• We used Google's 20% Time policy as our inspiration, and we got to explore anything under the sun that intrigued us. We asked ourselves, What have you always wanted to learn? What have you always wanted to make? And it was fun. Some of us struggled in the beginning to find our passions, but we all settled on something that we were happy to spend time getting lost in. Here are some of the things we did: a girl taught herself to play piano and composed a song, a boy learned Python and coded a computer program, a boy used Sploder to design a computer game, a girl wrote a blog about basketball, a girl created a travel guide to Paris and London, a boy taught himself landscape drawing and produced three drawings, a girl wrote her own personal manifesto, and a boy tried (and failed, but that was part of the learning!) to build a generator. We had a mini Maker Faire at the end of our project time to show off our great work!

Failures:

Parking Meter Fail



There were failures. Oh yes. These failures are spinning around in my brain right now and I am trying to solidify a plan for how to make it better next year. Here's what I consider failures in my teaching this year:
  • Despite it all, I needed to constantly remind kids to get on task. What this tells me is that although I carefully planned the learning my students would do to be engaging (and when they were on task, they were generally pretty engaged), they weren't in the driver's seat. I am trying to figure out how, practically, to organize my students' learning so that THEY are completely in charge of it.
  • Direct teaching a group of 30 kids sucks. I recognize direct teaching is necessary sometimes, but I am trying to figure out how to organize my students' time so that I can teach small groups. I may also investigate the flipped classroom technique to see if that would work for some concepts.
  • I had one class that was really, really chatty. Like, I could not get through an instruction without being interrupted. It was rude and disrespectful and I couldn't figure out how to turn it around, so it kept getting worse and worse. I need to think about how to organize my students' learning so that I don't have to stand up in front of a class of 30 kids to explain what they should be doing that class. I need to figure out, again, how to put my students in the driver's seats and have them give themselves the instructions. Self-instigated, personalized, learning will be the key.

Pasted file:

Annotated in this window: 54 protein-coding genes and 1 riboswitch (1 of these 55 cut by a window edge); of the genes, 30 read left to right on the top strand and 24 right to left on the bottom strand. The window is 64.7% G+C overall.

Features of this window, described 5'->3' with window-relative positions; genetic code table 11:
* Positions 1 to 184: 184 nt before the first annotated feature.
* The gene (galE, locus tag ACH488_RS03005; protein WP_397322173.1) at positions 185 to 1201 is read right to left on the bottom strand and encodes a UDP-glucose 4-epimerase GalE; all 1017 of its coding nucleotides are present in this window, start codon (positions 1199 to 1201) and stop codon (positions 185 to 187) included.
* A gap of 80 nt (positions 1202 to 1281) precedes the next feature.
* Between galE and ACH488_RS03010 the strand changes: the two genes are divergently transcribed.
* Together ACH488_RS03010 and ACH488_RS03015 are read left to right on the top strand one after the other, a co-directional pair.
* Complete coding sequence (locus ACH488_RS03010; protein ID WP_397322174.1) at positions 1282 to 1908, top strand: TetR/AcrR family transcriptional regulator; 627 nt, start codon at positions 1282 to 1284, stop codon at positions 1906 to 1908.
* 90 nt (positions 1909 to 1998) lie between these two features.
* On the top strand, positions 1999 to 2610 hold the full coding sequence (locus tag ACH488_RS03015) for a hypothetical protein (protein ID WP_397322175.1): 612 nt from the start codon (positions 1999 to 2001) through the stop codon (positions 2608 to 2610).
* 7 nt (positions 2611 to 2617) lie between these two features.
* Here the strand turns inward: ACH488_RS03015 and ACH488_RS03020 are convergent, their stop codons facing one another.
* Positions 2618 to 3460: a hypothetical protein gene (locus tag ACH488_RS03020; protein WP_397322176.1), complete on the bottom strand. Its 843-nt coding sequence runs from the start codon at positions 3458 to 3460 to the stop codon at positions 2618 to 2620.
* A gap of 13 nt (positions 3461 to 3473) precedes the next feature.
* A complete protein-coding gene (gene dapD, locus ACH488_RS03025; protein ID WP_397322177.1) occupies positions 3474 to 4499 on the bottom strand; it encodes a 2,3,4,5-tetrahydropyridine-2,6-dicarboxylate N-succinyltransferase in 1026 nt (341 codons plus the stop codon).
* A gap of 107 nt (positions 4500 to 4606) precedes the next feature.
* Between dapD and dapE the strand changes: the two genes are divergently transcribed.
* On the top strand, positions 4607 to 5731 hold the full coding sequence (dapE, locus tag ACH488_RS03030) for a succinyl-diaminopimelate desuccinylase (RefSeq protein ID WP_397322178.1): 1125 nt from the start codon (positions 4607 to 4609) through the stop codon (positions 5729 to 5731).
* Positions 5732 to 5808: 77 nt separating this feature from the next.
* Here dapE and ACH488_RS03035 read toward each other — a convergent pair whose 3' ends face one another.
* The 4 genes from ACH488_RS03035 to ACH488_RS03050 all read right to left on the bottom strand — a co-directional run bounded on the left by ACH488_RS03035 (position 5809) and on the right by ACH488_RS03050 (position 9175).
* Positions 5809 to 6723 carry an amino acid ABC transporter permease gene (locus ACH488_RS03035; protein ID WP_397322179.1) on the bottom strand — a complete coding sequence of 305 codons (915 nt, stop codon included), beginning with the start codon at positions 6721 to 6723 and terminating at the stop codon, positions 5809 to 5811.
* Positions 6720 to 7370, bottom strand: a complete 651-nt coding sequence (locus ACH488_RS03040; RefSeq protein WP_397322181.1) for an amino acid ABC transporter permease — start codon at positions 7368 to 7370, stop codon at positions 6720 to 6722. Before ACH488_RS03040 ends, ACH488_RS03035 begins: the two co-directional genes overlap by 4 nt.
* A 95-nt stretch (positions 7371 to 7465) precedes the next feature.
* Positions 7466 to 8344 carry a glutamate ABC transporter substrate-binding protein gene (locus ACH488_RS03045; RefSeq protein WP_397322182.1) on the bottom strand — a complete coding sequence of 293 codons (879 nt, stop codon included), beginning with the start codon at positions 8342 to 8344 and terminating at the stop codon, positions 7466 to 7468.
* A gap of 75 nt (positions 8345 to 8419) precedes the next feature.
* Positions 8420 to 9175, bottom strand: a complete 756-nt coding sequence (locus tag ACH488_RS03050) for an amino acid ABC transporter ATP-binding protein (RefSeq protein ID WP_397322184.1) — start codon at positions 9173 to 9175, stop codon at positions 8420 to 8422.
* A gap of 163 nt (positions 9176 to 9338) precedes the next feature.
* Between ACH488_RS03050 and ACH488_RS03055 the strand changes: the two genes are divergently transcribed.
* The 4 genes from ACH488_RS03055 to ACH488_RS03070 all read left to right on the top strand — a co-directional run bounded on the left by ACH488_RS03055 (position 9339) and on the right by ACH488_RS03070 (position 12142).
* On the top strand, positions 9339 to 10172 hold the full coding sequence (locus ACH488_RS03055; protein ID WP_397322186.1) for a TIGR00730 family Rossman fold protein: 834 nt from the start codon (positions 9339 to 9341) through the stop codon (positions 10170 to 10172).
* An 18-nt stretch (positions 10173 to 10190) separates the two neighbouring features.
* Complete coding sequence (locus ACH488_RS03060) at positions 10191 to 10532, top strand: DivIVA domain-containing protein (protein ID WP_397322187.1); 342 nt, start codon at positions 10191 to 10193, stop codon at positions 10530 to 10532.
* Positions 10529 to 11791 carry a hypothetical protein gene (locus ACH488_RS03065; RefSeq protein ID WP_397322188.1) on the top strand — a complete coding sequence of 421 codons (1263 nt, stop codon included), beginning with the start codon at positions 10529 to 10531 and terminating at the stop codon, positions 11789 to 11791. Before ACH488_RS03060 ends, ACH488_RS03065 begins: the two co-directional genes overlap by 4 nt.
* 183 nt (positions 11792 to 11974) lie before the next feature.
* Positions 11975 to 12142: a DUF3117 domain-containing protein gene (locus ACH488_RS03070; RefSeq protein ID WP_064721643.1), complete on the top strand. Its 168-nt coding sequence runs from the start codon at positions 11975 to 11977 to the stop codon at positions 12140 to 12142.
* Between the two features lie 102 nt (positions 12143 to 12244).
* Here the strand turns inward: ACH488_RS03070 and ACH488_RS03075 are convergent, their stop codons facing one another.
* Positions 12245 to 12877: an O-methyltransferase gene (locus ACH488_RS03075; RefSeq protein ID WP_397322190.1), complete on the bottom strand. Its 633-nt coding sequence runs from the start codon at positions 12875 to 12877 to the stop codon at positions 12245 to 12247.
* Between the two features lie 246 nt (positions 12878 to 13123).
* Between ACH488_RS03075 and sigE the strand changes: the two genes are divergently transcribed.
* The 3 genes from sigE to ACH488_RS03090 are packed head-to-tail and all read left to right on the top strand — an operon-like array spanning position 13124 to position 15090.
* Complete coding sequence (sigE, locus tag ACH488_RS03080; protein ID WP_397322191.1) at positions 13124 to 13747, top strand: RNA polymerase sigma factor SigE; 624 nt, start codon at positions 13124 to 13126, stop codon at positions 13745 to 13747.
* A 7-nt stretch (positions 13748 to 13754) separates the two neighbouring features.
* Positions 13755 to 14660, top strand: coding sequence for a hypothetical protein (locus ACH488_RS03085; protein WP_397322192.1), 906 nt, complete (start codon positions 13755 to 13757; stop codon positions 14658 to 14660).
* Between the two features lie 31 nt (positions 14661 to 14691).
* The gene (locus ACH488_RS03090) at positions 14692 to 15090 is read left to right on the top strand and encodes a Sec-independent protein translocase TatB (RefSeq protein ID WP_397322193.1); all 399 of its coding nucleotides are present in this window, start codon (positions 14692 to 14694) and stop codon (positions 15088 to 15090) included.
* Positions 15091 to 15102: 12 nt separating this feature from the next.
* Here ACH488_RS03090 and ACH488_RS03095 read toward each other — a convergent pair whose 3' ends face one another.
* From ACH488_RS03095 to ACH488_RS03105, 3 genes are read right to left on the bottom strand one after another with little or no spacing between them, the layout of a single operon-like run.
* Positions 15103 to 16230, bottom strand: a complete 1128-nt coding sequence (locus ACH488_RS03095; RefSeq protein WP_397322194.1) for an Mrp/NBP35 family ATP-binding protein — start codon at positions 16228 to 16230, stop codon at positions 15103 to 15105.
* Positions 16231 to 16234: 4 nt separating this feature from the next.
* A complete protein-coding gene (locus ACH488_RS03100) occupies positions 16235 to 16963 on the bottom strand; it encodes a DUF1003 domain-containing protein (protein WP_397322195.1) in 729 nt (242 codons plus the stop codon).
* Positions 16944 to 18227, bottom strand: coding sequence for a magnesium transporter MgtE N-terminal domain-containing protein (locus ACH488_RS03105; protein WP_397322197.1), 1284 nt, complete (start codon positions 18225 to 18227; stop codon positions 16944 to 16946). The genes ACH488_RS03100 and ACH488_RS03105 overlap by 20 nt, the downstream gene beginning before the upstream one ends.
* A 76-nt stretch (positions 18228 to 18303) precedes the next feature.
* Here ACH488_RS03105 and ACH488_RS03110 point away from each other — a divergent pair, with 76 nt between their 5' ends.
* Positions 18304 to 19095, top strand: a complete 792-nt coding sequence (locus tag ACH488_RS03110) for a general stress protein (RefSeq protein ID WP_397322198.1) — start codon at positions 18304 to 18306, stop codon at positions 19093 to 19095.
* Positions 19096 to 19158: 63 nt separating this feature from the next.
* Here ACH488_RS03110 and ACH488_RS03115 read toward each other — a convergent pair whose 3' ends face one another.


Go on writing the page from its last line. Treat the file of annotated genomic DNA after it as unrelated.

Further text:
• Although I built lots of choice into every learning activity, my students were generally working on the same task (albeit in different ways) at the same time. I want to experiment with different ways of organizing class time. I want to see what it might be like to have some students working on writing, some working on social studies projects, and some engaged in a minilesson with me about reading. I just have to figure out how to manage this.
  • I spent hours and nights and WEEKENDS of my time marking. I need to stop doing this. It's punishment for not assessing as the students are doing the learning. I need to figure out better ways to assess formatively and summatively IN the classroom, WITH the kids. I am especially confused as to how to do this with writing. I need to have a really good think about this.
  • My school was built four years ago and was designed for inquiry-based, personalized learning. My classroom is a polygon shape, with no clear "front of the room." There's a sliding glass wall that separates my classroom from the one next door. There's whiteboards on two walls. There's a SMART board off centre on one of the white boards. I experimented with physical design for maximum creativity last year (the first couple of months, the student desks were pushed to the edges of the room, with the chairs in the middle), but I want to amp this up tenfold next year. I am toying with the idea of tasking my students to research and design the optimal learning space. I want to bring in all kinds of seating to give my students options for how they want to be in the space. I want to keep pushing the boundaries of what a classroom should look like.
So, next steps? I have ordered Teach Like a Pirate by Dave Burgess and Role Reversal by Mark Barnes, and they should arrive any day now. I can't stop thinking. Even though it's summer and I should be relaxing (I promise! I am! In between bursts of productivity, of course), I can't stop my brain from being excited about what could be next year. Next year is going to be the best year yet. My students are going to have so much fun learning next year, and are going to do some amazing things. So I just need to figure out how. And that's a big task! More to come about my ponderings and figurings as the summer progesses.